Caregiving MetroWest: How common is it for family caregivers to find themselves in this situation of caring for two different generations of loved ones at the same time? Has the “baby boom” generation reaching retirement age increased this trend?

Boyko: According to AARP, there are 66 million Americans who care for their parents, their children and a spouse. The Sandwich Generation used to include mostly members of the Baby Boom generation (those born between 1945 and 1964), but today, 42 percent of generation X-ers (those born in the early 1960s through the early 1980s) comprise the Sandwich Generation, according to Pew Research Center.

In fact, almost half of adults who are in their 40s and 50s have a parent aged 65 or older and are also “raising a young child or financially supporting a grown child (age 18 or older),” according to Pew’s “The Sandwich Generation.”

CGMW: How are the needs and issues facing sandwich generation caregivers different than other caregivers?
Boyko:
What’s unique about the needs of the sandwich generation is that they are providing support to an aging relative while they are also engaged in active parenting. Caregiver support can be physical, emotional and/or financial in nature. It also includes helping an elder with everyday activities of daily living, adding to caregiver stress. Additionally, members of the sandwich generation may be planning for their own retirement while still financially supporting multiple generations.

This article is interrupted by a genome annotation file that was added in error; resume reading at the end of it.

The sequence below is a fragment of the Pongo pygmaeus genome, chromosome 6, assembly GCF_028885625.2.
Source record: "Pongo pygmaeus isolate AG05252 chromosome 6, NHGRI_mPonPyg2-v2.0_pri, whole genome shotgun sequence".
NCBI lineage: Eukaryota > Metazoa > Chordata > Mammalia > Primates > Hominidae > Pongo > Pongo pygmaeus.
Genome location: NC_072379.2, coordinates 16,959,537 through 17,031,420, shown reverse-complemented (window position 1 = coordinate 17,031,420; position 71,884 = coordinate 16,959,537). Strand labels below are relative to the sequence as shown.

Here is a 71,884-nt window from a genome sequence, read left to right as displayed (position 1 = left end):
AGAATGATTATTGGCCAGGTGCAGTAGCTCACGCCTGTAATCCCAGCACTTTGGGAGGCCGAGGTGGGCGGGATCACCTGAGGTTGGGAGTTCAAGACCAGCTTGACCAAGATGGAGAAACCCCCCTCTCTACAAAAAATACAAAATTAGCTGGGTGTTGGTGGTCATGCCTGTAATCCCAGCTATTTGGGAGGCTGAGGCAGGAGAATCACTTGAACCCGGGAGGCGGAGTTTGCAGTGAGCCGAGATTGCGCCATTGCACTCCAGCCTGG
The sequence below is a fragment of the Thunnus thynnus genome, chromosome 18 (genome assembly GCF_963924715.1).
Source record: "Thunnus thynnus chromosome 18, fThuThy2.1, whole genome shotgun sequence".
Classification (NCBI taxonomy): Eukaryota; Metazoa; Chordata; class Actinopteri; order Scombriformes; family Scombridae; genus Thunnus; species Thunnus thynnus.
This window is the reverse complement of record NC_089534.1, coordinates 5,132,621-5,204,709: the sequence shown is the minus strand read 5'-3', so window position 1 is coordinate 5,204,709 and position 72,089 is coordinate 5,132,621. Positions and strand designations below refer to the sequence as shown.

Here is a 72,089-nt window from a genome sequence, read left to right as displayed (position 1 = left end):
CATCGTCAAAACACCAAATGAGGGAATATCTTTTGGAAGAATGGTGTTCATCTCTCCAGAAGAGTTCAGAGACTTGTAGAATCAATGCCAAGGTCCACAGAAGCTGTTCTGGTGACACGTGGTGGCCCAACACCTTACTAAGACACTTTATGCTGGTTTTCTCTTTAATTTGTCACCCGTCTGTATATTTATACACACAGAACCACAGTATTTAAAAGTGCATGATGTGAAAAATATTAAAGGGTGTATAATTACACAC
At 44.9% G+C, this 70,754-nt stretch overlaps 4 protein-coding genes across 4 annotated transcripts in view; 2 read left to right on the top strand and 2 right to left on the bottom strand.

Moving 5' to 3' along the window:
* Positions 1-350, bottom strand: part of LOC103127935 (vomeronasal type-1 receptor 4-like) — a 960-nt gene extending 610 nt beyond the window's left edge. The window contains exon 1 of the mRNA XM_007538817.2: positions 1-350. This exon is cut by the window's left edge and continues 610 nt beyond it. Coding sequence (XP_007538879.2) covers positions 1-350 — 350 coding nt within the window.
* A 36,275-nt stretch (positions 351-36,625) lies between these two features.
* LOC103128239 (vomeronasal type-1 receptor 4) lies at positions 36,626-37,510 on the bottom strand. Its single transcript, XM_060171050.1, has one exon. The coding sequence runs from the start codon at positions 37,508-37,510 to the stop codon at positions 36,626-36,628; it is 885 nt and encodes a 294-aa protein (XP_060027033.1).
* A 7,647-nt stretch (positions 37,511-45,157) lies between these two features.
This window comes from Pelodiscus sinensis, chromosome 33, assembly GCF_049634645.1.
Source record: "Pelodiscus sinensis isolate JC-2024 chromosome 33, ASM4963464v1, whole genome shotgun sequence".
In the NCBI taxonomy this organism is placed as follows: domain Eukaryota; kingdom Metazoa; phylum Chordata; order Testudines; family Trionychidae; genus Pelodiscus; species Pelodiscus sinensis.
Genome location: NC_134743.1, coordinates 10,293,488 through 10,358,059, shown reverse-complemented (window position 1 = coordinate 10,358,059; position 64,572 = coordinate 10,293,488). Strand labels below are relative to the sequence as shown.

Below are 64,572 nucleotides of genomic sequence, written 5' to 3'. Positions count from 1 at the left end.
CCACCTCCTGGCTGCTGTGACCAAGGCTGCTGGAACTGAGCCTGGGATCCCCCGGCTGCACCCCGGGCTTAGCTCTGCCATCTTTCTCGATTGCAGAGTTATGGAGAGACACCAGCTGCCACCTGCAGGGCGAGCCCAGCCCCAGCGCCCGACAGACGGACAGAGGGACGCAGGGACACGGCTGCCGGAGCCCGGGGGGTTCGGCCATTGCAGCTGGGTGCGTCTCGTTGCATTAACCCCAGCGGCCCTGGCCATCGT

These caregivers may also maintain full-time jobs. The Family Caregiver Alliance says that caregiving “costs businesses $17.1 billion annually” due to time taken away from the office, a reduction in hours worked and even having to quit work. That also means that caregiving can lead to lost wages – a dangerous proposition for people caring for multiple generations. In fact, 70 percent of working caregivers have made changes to their work schedules to accommodate their caregiving schedules.

Caregivers without full-time paying jobs can feel that there’s “no escape” from their role as caregiver. They make themselves available every hour of every day, which can be very taxing and lead to caregiver burnout.
 
Other stressors for sandwich generation caregivers can include how to manage time; how to tend to one’s marriage; how to feel like part of a family rather than solely a caregiver; and how to manage the guilt that often accompanies those who focus more on caring for others than themselves.

CGMW: What supports are there for sandwich generation caregivers to call upon?
Boyko: